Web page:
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Disney is raising prices, but this time, don’t blame inflation

Another big American company is raising prices again, but this time, don’t blame inflation.

Disney To be raise prices on its streaming products and signaled that the works at its theme parks could also increase in price. On Wednesday, the company said the price of Disney+ without ads will increase by $3 per month to $10.99 starting December 8. Hulu with ads will increase by $1 per month to $7. $.99 and Hulu with no ads will increase $2 per month to $14.99.

Then on Thursday, Disney CEO Bob Chapek indicated to CNBC’s Julia Boorstin that price increases are likely to happen at theme parks as long as people keep coming.

“We read the demand. Right now we don’t have a plan for what we’re going to do, but we do scalpel surgery here,” Chapek said. “It’s all up to the consumer. If consumer demand continues to grow, we’ll act accordingly. If we see a decline that we didn’t think we’d see, then we do. I can act accordingly.”

Instead of blaming rising costs of materials, labor, and gas, Disney is rationalizing the increase based on consistency in the popularity of its products. Disney said Fourth, Disney+ added 15 million new subscribers last quarter, blow away expectations. It also said it expects further growth for core Disney+ (excluding India’s Disney+ Hotstar) next quarter in addition to the 6 million it added in its third fiscal quarter.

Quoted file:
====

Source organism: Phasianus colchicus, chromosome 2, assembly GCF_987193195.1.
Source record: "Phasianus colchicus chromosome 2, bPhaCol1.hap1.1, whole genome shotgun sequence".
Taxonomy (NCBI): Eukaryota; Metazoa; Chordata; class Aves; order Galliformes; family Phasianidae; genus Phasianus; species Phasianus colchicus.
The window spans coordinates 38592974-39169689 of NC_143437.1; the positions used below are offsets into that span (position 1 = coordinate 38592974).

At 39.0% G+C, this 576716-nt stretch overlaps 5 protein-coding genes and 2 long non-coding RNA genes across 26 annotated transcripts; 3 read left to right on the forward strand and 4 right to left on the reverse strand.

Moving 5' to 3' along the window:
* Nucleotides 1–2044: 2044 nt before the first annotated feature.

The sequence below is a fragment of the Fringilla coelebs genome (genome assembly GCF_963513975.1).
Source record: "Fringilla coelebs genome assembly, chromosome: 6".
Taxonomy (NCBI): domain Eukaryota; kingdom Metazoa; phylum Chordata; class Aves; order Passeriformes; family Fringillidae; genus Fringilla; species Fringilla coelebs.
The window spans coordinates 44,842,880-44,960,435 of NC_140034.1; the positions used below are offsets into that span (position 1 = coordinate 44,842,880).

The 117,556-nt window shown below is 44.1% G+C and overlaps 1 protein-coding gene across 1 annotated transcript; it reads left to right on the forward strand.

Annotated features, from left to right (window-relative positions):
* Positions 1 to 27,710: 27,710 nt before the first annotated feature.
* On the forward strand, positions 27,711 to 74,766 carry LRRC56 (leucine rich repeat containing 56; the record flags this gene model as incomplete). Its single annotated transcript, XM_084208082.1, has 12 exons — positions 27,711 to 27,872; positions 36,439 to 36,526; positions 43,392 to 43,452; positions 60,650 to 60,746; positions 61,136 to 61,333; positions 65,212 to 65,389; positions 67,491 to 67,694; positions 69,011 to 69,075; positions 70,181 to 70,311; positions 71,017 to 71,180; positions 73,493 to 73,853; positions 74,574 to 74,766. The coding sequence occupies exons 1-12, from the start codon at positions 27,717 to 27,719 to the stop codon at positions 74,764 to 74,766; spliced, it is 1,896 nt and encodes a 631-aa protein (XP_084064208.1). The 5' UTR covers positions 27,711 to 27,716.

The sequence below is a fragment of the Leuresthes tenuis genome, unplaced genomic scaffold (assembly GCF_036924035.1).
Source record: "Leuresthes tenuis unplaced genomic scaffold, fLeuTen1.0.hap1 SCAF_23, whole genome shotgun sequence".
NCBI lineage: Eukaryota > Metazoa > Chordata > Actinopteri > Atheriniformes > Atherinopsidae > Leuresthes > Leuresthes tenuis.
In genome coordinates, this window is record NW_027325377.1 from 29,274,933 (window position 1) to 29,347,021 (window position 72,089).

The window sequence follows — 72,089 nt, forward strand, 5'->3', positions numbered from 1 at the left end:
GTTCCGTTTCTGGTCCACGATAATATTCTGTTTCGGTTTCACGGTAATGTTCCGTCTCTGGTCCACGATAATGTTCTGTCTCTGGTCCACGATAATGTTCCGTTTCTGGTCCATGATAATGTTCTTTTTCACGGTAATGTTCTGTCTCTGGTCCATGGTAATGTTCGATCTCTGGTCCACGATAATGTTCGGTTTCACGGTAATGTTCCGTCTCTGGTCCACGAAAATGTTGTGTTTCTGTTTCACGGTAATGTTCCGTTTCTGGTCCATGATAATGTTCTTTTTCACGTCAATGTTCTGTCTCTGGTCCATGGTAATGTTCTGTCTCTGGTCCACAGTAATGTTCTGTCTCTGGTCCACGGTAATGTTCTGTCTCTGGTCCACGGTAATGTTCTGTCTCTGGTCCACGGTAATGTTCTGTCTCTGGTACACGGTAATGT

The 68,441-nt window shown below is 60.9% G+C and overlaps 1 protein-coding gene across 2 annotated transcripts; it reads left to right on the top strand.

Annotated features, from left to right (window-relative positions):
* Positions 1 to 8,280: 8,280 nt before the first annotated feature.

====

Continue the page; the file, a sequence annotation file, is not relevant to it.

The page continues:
Rising prices due to strong demand is nothing new for Disney. Theme park ticket prices have been escalating for decades. In its most recent quarter, the company posted a 70% increase in revenue in its parks, experiences, and products division, to nearly $7.4 billion. Per capita spending at national parks increased by 10% and increased by more than 40% compared to the 2019 financial year.

Handout | Getty Images Entertainment | beautiful pictures

Disney has a strategy of limiting attendance at its parks, an effort born of efforts to avoid crowding in Covid pandemic. This move is one way to improve the customer experience. Additionally, the company has added Genie+ and Lightning Lane products, which help manage the guest experience and allow parkers to skip routes to get to key attractions.

In addition to the parks, every year Disney asks cable providers to raise prices aggressively for ESPN because they know there’s strong demand for steady stream of live sports rights.

Disney+ first launched in November 2019 for $6.99 per month. About three years later, the price of the product without ads will increase by 57%. The service currently has more than 152 million customers.

Chapek experienced his share of road crashes since taking over as Disney CEO to Bob Iger. But one thing hasn’t changed: consumers still seem to enjoy what Disney has to offer.

WATCH: CNBC’s Full Interview With Disney CEO Bob Chapek

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